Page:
Wednesday, February 24, 2010

Shovel Like Your Life Depends on It

Like most people, I let out a sigh of relief when the city publicized a post-snowmageddon reprieve for parking tickets and shoveling fines. There was just too much snow too quickly for most of us to keep up with it.

After two weeks of reprieve, this Monday February 22, meter maids were back out in full force. Of course, it's going to take a lot more time to get fully up-to-speed in areas like Allegheny Center where many meters have fallen over victims of over-ambitious snow plows.

I can't find official word on the shoveling fines being re-instated.

On Sunday, Ernestine Ross was walking in the streets of Homewood because the sidewalks were not cleared. She was hit by a car and is in critical condition. Last week, as I was walking down Arlington Avenue in the street, I turned around every few feet with every intention of jumping into a snowbank if a car came too close. I had a few close calls as it were.

If you're driving, pay special attention to folks that may be in the street.

If you work in the city, please for the sake of people like Ernestine Ross, start fining folks who aren't shoveling their sidewalks (and clear the city sidewalks like most of Arlington Avenue.) I've already submitted my 311 request to clear the sidewalks on Arlington Avenue.

If you haven't yet, shovel your sidewalk like your life (or the life of your neighbor) depends on it. Because it does. 2 weeks is at least too much time for a reprieve, especially in the case of Ernestine Ross.

Tuesday, February 23, 2010

Profiting on the Troubled

When I read about a Strip club opening up next to a space for recovering addicts, I can't help but think about how "economizing" on space wound up with a mental health, drug and alcohol treatment center, which introduced mentally disabled Jennifer Daugherty to her killers.

Maybe we'll have public outrage spreading beyond 30 neighbors against the impending West Carson Street strip club when a woman is murdered there. Until then, "sex sells" as the protest signs say.

In the meantime, Rivers Casino is looking for dealers. With the introduction of table games at Pennsylvania casinos, the Rivers Casino is planning to hire 300 to 350 new employees.
"Mr. Barnabei [the casino's vice president of human resources] said the casino had seen a lot of interest from dealers at casinos in West Virginia or other areas who are from Pittsburgh and who want to work closer to home or their hometown."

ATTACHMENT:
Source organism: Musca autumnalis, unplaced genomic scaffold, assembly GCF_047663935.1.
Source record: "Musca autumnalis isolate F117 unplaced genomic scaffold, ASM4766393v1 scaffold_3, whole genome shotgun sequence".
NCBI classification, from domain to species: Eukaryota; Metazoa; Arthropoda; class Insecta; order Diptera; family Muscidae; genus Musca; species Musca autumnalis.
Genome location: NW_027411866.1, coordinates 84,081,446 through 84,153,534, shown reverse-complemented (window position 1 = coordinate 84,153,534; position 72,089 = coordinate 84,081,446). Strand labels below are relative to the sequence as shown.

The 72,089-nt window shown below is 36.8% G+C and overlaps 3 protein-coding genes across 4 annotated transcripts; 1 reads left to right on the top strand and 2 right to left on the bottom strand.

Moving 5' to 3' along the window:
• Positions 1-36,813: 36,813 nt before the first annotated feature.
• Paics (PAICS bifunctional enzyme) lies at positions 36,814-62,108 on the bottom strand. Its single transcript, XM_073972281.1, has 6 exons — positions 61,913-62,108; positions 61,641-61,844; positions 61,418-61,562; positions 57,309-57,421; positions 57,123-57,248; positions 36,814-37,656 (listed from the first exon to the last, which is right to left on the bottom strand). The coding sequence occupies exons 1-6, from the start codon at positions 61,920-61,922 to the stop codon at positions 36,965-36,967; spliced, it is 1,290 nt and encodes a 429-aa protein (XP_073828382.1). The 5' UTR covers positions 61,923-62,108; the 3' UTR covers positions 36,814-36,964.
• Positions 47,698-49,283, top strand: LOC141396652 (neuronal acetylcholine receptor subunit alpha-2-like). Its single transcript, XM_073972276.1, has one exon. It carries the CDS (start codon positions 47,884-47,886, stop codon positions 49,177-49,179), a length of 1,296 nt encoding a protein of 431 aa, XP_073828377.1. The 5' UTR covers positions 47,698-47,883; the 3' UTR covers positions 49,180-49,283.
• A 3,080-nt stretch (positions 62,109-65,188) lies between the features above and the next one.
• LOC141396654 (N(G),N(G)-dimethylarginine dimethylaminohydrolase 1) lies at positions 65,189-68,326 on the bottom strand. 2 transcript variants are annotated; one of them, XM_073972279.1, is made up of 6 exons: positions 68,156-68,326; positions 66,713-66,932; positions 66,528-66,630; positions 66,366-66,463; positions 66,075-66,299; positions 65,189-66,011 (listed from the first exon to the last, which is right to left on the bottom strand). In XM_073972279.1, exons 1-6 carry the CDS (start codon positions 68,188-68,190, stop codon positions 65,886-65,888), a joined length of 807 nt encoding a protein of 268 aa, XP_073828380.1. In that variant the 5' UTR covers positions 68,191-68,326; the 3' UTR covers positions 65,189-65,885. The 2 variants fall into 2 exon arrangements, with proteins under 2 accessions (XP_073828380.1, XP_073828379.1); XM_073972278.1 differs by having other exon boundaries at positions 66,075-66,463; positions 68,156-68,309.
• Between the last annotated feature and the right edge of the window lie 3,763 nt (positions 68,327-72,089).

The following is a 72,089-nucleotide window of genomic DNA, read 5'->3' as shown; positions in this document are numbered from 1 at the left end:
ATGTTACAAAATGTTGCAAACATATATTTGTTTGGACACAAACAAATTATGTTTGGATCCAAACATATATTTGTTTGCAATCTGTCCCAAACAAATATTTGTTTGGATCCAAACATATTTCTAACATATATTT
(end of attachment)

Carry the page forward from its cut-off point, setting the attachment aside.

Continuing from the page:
Wednesday, February 17, 2010

Beer Revolutions

I'm all for relaxing liquor laws and restricting the PLCB, so at first glance State Sen. John Rafferty's proposed new bill to expand beer sales sounds great. But even I have to blink an eye and hold on a minute when I read this:

'A crowd of about 150 people, many from the Sheetz store chain, held signs calling for a "Beer Revolution" in Pennsylvania, with others reading "I Drink and I Vote," "Free My Beer" and "Get Your Hands Off My 6 Pack."'

Sheetz is involved in this proposed beer legislation in a very heavy-handed way. And this multi-state chain is involved because they see a lot of dollar bills in their future, not because they truly believe in the freedom of beer sales.

When Sheetz is the business writing the bill, the beer distributors are going to be hurt. According to the Post-Gazette:
Currently, most beer is sold by state-licensed beer distributors, and only by the case or keg; under the new bill, they also would be able to sell one or two six-packs.

And this "revolutionary" new law doesn't actually fundamentally change our antiquated system of limited beer licenses, it merely changes which business entities can buy which licenses.

Pennsylvania, it's time for a real beer revolution by the people and for the people - not a Sheetz gas station revolution. If Sheetz can be the motivator that's great, but let's have our state legislators actually tackle this issue in a fair and balanced way.

Tuesday, February 16, 2010

Long Live Blogging

Way back in 2006, a new study finds blogging was more popular. Do I need to remind the study-makers that: "Facebook was then opened on September 26, 2006 to everyone of ages 13 and older with a valid e-mail address."

People used to blog more because it was the medium. In the advanced age of 2010, when people want to write a restaurant review, they go to yelp or urbanspoon. If people want to micro-blog, they go to twitter. If people want to find out what their Mom ate for dinner, they go to facebook.

And as for the crisis that only 14% of teens blog and 10% of adults blog, that still gives us over 200,000 blogs to peruse from the metro-Pittsburgh region alone. I think that's enough. Dare I say the ones that we lost were (in general) worse? To see a sampling of the many blogs that are left, head to pgh bloggers.

As for blogs, these findings beg a question: If their writers are more likely to be older, why aren't their musings characterized by more maturity?

You know what? When I blog, I'm immature. I call names. I don't research all the facts before spouting out an opinion. You know why? I don't get paid to blog. I blog for fun, and I clearly don't have an editor breathing over my shoulder. Chris Potter, over at the City Paper, has some interesting perspective on whether our esteemed newspaper journalists are also immature.

And some day, when Matt H is Mayor of Pittsburgh and Bram Reichbaum of the former Pgh Comet is the lead news anchor on KDKA, I'll be reminiscing of when I used to read their immature blogs.

Thursday, February 11, 2010

Two Snow Stories

What do people respond to? News and information.